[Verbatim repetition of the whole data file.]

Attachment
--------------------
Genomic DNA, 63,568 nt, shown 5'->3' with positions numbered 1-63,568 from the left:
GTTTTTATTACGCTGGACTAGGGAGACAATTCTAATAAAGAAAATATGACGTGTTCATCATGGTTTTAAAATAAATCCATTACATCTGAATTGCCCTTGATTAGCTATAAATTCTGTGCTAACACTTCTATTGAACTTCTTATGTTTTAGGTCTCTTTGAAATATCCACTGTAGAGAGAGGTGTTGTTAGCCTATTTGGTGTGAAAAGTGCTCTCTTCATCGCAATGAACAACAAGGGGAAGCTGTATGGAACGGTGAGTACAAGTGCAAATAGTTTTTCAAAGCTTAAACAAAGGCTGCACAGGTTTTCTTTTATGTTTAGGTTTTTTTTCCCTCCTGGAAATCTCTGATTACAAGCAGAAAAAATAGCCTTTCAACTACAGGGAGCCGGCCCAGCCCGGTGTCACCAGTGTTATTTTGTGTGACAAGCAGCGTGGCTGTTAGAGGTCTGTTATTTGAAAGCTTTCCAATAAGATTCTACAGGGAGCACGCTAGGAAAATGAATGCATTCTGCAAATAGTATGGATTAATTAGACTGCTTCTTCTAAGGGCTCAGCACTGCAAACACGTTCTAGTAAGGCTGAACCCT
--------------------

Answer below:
Genomic DNA, 63,568 nt, shown 5'->3' with positions numbered 1-63,568 from the left:
GTTTTTATTACGCTGGACTAGGGAGACAATTCTAATAAAGAAAATATGACGTGTTCATCATGGTTTTAAAATAAATCCATTACATCTGAATTGCCCTTGATTAGCTATAAATTCTGTGCTAACACTTCTATTGAACTTCTTATGTTTTAGGTCTCTTTGAAATATCCACTGTAGAGAGAGGTGTTGTTAGCCTATTTGGTGTGAAAAGTGCTCTCTTCATCGCAATGAACAACAAGGGGAAGCTGTATGGAACGGTGAGTACAAGTGCAAATAGTTTTTCAAAGCTTAAACAAAGGCTGCACAGGTTTTCTTTTATGTTTAGGTTTTTTTTCCCTCCTGGAAATCTCTGATTACAAGCAGAAAAAATAGCCTTTCAACTACAGGGAGCCGGCCCAGCCCGGTGTCACCAGTGTTATTTTGTGTGACAAGCAGCGTGGCTGTTAGAGGTCTGTTATTTGAAAGCTTTCCAATAAGATTCTACAGGGAGCACGCTAGGAAAATGAATGCATTCTGCAAATAGTATGGATTAATTAGACTGCTTCTTCTAAGGGCTCAGCACTGCAAACACGTTCTAGTAAGGCTGAACCCT